Marketplaces for goods and services in the age of blockchains
A core value proposition of cryptocurrencies is that they are uncensorable. That is, no single actor controls these currencies and no single actor can censor payments made using them. To be specific, the government cannot stop you from sending anyone money at anytime anywhere around the world. Nor can they seize your funds. The only way for someone else to gain access to your money is for them to steal your private key somehow.
The property of uncensorability is fundamentally a very important thing for money. But it equally important for markets as well. Platforms like Ethereum and EOS are powering new types of businesses, economies, and services; these are also uncensorable. If you create and deploy a service on these platforms there is nothing anyone can do to stop them from operating.
What will these new types of businesses, economies, and services look like? It’s difficult to tell, but decentralized autonomous organizations (DAOs) are a good place to begin. DAOs are organizations governed by smart contracts. They take traditional governance structures and turn them into hard code that is automatically executed, in turn this creates an auditable and decentralized entity that operates in a predictable way. A high profile example of a DAO was “The DAO”, an investment vehicle that raised millions of dollars and was hacked early on in Ethereum’s history.
There is an endless list of potential applications for DAOs but I’m particularly interested in their ability to act as a coordinating mechanism to create a marketplace between parties. For example, a DAO could be made that pairs drivers with rideseekers, or a DAO could be made that pairs physicians with patients. I draw upon a lot of healthcare examples here, but the concepts are applicable beyond healthcare.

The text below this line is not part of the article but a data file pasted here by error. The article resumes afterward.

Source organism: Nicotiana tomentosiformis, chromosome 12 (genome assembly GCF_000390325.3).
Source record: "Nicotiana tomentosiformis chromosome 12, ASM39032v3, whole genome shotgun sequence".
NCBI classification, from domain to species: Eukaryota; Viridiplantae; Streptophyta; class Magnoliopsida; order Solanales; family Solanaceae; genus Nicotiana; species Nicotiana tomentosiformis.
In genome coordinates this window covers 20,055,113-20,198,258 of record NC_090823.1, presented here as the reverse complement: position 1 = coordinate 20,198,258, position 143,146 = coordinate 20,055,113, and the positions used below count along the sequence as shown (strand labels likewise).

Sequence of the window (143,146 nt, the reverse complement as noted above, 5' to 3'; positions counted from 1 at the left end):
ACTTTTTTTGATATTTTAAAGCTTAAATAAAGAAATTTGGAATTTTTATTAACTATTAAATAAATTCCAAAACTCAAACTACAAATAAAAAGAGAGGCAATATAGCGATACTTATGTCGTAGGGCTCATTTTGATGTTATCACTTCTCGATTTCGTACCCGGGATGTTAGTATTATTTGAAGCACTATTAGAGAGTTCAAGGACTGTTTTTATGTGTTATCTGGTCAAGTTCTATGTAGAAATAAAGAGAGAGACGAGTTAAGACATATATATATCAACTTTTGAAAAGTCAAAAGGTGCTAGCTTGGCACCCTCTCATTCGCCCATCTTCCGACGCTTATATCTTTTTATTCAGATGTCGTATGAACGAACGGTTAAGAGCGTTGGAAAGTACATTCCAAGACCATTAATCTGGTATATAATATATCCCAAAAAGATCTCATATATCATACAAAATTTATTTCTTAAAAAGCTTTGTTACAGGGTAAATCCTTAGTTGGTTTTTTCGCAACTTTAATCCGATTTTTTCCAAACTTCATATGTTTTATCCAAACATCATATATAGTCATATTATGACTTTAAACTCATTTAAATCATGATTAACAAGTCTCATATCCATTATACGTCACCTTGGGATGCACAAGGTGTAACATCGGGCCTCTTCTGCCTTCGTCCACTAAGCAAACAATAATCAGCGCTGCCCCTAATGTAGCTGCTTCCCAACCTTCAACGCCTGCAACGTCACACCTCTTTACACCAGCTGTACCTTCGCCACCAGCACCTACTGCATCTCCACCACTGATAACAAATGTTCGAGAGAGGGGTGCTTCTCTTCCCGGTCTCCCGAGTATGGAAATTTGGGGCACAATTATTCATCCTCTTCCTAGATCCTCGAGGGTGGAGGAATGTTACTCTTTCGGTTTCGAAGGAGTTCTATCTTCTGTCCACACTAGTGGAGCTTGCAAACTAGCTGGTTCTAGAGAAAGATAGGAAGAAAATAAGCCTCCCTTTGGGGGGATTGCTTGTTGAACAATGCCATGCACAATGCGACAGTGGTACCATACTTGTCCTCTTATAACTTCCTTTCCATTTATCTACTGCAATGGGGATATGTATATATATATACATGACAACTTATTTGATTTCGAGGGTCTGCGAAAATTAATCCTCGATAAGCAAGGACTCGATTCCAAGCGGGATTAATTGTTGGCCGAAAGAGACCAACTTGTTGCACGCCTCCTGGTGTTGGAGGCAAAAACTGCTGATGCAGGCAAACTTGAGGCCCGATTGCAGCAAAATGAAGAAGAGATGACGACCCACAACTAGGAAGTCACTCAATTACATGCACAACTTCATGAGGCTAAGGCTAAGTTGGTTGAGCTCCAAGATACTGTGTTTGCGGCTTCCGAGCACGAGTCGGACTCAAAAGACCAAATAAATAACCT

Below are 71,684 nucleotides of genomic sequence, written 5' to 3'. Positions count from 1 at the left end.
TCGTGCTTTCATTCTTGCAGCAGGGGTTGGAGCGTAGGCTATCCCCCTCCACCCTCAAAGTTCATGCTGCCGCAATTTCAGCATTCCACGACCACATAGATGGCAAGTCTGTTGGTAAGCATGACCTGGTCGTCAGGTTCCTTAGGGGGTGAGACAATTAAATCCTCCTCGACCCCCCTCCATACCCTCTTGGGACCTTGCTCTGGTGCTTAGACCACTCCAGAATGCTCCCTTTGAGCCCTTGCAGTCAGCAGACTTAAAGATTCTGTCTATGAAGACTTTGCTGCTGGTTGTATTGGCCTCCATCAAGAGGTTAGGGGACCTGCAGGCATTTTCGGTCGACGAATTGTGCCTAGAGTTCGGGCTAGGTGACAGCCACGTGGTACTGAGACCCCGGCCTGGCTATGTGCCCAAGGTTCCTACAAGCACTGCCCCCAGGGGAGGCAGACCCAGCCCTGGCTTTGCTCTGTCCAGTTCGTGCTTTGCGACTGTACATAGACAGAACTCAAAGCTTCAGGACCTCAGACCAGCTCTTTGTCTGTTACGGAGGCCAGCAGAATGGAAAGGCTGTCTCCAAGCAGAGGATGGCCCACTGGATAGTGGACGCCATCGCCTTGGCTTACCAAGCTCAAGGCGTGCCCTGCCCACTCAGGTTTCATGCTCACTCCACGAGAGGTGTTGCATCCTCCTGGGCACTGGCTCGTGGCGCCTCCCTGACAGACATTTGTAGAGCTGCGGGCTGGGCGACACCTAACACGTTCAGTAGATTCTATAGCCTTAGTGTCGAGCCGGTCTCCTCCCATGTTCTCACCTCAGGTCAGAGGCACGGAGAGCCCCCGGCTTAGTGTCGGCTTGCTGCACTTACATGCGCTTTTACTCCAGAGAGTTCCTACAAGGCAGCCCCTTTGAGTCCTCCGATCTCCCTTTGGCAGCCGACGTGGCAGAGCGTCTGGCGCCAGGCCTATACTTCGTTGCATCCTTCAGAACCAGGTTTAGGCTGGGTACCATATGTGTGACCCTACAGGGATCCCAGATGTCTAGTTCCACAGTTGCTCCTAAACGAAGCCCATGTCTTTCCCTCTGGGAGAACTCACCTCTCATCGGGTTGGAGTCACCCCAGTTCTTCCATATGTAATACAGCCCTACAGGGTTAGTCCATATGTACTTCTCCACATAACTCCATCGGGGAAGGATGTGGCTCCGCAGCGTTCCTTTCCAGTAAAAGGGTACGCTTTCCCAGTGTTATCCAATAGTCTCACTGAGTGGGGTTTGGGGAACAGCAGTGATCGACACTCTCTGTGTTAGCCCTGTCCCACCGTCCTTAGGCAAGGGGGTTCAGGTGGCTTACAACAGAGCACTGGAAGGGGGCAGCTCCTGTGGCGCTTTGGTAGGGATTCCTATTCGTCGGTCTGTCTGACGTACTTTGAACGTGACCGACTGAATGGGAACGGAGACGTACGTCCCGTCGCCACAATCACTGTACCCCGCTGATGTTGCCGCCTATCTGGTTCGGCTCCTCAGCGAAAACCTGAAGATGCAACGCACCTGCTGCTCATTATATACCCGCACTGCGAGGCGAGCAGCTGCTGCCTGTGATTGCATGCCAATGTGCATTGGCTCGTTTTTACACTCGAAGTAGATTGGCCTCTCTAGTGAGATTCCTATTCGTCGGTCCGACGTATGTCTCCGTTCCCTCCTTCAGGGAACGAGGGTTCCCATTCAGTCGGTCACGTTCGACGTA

How would that work?
Token curated registries (TCRs) could be used to create two classes of actors within a DAO, consumers and service providers. The TCR could be a list of service providers who have the appropriate credentials. In turn, those who are verified can verify others and have the incentive to only do so in the case that it is proper to do so.
Using a TCR like this, you could create a decentralized market for medical second opinions. To do so you would need two parts: 1. a TCR that manages a list of verified physicians and 2. a DAO that paired verified physicians together with patients and enables some line of communication between them.
Patients would share their electronic health record with their paired physician and some payment would be held in escrow by a smart contract. After the physician reviewed the files and gave their opinion the funds would be released.
If a group of people believed they could perform these services they could start their own token curated registry as well as corresponding DAO and take their case directly to consumers. Different groups of people with varying levels of credentials, assuming they self-segregated into different TCRs (see footnote for further thoughts on this), would then compete for consumers based off of their preferences.